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Our Glaciers: Then and Now activity kit helps you see the changes taking place in glaciers around the world. See all our activity kits and classroom activities.
This is a picture of the ice cap at the South Pole on Mars. This picture was shot from Mars orbit in 2000 by a spacecraft called Mars Global Surveyor. The white regions are ice. Most of the ice is water ice, but there is also a thinner layer of dry ice (frozen carbon dioxide) on top of the water ice. The ice cap is about 420 km (260 miles) across. It was summer in the southern part of Mars when this picture was taken. In the winter, the area shown in this picture is completely covered by dry ice.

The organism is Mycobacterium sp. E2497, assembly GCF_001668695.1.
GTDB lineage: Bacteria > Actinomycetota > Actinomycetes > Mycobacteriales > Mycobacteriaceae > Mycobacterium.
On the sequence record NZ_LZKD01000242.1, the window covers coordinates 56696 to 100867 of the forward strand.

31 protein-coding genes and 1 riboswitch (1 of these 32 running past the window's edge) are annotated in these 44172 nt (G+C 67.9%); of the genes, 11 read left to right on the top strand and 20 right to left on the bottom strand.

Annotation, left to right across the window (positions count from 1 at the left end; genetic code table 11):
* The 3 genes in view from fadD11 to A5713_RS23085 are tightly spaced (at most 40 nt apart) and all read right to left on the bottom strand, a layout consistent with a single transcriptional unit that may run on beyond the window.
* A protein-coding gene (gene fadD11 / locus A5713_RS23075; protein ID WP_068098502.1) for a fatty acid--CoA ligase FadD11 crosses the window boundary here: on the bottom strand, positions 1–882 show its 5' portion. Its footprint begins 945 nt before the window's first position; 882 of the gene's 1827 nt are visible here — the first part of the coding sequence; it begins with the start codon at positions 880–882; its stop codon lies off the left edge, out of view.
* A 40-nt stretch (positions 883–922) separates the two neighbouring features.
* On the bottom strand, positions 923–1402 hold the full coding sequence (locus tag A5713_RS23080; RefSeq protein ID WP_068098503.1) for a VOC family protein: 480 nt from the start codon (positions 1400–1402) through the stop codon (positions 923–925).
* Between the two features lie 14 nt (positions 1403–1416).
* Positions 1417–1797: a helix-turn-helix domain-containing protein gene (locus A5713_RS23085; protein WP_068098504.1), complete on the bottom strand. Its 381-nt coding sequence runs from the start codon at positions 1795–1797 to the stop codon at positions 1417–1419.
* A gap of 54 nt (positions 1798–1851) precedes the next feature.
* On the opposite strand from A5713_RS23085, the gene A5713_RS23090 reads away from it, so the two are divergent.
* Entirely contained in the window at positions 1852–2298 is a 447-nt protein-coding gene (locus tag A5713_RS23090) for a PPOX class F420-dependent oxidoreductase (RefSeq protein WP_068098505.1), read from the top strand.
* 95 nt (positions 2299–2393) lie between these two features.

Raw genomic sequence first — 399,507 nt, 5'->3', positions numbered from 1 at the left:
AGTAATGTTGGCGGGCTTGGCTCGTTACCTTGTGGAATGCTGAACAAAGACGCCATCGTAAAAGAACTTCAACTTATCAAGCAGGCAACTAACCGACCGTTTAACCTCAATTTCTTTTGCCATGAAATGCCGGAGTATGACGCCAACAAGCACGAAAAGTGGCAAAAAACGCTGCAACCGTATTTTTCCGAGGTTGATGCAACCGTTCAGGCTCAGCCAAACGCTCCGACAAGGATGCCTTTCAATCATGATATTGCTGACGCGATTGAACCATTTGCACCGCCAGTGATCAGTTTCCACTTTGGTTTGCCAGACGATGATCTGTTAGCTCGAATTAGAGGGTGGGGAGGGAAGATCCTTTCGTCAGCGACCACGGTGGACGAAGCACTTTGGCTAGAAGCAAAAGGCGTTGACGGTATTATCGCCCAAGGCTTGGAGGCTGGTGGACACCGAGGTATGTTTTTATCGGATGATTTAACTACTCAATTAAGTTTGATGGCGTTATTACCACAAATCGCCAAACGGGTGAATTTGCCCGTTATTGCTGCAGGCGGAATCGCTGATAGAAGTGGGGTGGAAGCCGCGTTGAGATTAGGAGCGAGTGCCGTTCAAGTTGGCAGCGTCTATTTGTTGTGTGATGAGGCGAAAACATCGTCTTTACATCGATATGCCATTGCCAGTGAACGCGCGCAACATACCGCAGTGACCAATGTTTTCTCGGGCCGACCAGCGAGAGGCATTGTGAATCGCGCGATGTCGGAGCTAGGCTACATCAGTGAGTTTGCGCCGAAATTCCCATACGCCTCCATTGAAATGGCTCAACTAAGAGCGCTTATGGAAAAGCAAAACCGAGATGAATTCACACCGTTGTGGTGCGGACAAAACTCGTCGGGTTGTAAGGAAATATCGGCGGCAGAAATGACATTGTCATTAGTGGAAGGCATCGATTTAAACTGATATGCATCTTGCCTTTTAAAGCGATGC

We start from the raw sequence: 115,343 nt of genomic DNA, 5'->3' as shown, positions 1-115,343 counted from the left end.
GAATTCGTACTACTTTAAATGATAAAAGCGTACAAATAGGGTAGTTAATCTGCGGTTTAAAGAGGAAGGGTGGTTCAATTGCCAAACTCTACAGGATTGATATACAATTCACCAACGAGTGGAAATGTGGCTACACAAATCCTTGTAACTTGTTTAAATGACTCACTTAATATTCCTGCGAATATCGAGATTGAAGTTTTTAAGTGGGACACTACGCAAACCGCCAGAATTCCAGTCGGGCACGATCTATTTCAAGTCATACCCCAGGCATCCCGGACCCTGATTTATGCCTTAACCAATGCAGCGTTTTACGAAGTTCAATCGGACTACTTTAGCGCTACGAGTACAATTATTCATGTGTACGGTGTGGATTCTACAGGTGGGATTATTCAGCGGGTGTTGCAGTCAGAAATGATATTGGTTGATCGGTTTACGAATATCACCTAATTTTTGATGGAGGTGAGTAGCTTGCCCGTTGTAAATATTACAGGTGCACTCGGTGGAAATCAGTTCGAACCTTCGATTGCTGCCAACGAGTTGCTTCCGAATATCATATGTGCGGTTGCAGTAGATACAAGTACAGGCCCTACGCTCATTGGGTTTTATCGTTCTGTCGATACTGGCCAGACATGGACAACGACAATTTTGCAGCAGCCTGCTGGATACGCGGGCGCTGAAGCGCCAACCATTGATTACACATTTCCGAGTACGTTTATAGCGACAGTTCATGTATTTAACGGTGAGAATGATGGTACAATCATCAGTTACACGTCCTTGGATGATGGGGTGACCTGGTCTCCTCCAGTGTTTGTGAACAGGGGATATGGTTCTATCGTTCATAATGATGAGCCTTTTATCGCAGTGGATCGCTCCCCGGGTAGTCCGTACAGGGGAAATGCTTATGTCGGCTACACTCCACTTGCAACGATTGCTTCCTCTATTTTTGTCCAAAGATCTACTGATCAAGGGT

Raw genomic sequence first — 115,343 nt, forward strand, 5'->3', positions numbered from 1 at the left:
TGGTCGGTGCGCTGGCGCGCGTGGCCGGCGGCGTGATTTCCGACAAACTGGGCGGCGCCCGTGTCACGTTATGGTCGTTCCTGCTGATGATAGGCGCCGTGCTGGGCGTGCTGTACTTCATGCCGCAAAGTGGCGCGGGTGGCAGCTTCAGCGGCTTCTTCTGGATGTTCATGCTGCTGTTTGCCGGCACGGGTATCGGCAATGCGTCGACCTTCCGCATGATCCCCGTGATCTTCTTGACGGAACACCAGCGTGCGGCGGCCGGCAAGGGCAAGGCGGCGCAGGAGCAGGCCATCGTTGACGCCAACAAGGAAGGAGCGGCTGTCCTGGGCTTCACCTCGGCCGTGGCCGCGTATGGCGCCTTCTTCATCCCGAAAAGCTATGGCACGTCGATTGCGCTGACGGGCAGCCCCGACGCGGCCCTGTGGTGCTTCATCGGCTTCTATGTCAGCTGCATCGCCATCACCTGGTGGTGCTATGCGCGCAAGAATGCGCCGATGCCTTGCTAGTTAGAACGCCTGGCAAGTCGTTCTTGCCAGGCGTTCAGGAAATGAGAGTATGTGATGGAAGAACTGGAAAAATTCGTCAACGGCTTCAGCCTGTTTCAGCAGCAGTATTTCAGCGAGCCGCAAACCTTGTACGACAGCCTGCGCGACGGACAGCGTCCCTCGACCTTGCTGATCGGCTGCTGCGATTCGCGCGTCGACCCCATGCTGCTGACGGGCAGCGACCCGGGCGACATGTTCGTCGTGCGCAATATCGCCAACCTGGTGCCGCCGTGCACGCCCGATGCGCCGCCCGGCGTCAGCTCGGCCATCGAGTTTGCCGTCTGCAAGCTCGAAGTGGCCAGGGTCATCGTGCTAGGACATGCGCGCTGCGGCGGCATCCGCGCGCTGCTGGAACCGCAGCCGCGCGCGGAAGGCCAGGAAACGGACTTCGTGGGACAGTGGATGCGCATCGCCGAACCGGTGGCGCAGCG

Click on image for full size
Image courtesy of NASA/JPL/Malin Space Science Systems.

The South Pole of Mars

The first spacecraft to take a picture of the South Pole of Mars was Mariner 7. The South Pole of Mars has craters, sand dunes, and the polar ice cap.

The south pole of Mars is important because that's where the great dust storms of Mars start! The Mars '98 mission was suppose to land there, but NASA lost contact with it.


Last modified July 3, 2008 by Randy Russell.

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